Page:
Smartphone technology supports blind and partially-sighted patients to navigate appointments amid strict COVID-19 restrictions
The Aira app helps blind and partially-sighted people to attend medical appointments while navigating the restrictions currently imposed by the Coronavirus pandemic
New technology from Aira is set to give visual assistance to blind and partially-sighted patients attending eye appointments at Moorfields Hospital.
A six-month trial, launched this week, will link visually-impaired patients attending appointments at the hospital’s City Road site to a network of trained, professional agents who will be able to help them navigate to, and around, the hospital.
Funded by the Thomas Pocklington Trust it will be free of charge to use, with patients using an app on their smartphone .
Through the app, Aira agents can help with both navigation and social distancing by letting people know when someone is approaching, if that person is wearing a mask, and if there is directional signage, such as spacing guides.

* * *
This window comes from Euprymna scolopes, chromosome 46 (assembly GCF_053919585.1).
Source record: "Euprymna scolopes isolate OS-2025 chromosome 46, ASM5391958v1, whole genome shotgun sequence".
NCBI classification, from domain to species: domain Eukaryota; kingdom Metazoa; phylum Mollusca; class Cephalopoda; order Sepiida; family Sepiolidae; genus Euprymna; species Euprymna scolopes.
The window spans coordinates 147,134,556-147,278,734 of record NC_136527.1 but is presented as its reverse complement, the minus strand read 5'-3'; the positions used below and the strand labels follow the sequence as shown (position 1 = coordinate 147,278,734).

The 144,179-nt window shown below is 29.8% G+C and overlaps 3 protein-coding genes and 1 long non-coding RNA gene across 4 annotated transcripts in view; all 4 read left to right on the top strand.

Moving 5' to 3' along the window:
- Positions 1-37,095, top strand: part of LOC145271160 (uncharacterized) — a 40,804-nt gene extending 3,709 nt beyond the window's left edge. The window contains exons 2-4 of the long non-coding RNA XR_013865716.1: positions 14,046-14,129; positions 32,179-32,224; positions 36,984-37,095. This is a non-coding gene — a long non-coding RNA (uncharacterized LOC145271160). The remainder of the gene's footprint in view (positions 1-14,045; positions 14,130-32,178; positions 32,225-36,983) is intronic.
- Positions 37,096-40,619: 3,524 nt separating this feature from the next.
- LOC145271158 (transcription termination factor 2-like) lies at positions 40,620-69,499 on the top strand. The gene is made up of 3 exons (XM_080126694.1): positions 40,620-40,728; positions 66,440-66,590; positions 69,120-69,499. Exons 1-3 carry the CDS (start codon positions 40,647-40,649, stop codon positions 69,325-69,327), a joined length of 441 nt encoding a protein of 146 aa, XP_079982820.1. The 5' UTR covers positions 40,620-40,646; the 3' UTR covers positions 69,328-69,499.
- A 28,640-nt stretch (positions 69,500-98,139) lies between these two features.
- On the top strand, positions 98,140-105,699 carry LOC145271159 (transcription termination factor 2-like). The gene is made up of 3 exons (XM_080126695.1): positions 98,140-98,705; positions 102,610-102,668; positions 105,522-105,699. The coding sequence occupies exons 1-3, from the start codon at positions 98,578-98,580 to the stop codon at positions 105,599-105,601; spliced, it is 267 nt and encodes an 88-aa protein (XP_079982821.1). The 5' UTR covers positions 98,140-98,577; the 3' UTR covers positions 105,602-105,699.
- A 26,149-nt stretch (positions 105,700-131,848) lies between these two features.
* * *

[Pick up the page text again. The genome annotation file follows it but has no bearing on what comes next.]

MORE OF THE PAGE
Darren Paskell, technology manager at the Thomas Pocklington Trust, said: “Many blind and partially-sighted people have fed back to us how COVID-19 has impacted their independence.
“And some people have cancelled eye appointments due to concerns around the virus and lack of certainty around the assistance available.
Many blind and partially-sighted people have fed back to us how COVID-19 has impacted their independence, and some people have cancelled eye appointments due to concerns around the virus and lack of certainty around the assistance available
“We have come together with the Aira to offer this service free of charge for blind and partially-sighted people to use with their smartphone – enabling them to attend appointments independently.
“As a blind person myself, I am cautious about who is able to see personal information such as my medical records.
“And, as Aira’s agents are professionally-trained employees and go through a rigorous reference process, it provides reassurance on confidentiality.”
Aira, which derives its name from Artificial Intelligence (AI) and Remote Assistance (RA), will cover the geographic area in and around the Moorfields Eye Hospital in City Road from Old Street and Old Street Station south of the hospital along City Road west of the hospital, across to Bath Street on its west side.
Visual interpreting covers a variety of situations, from navigation through streets to reading forms.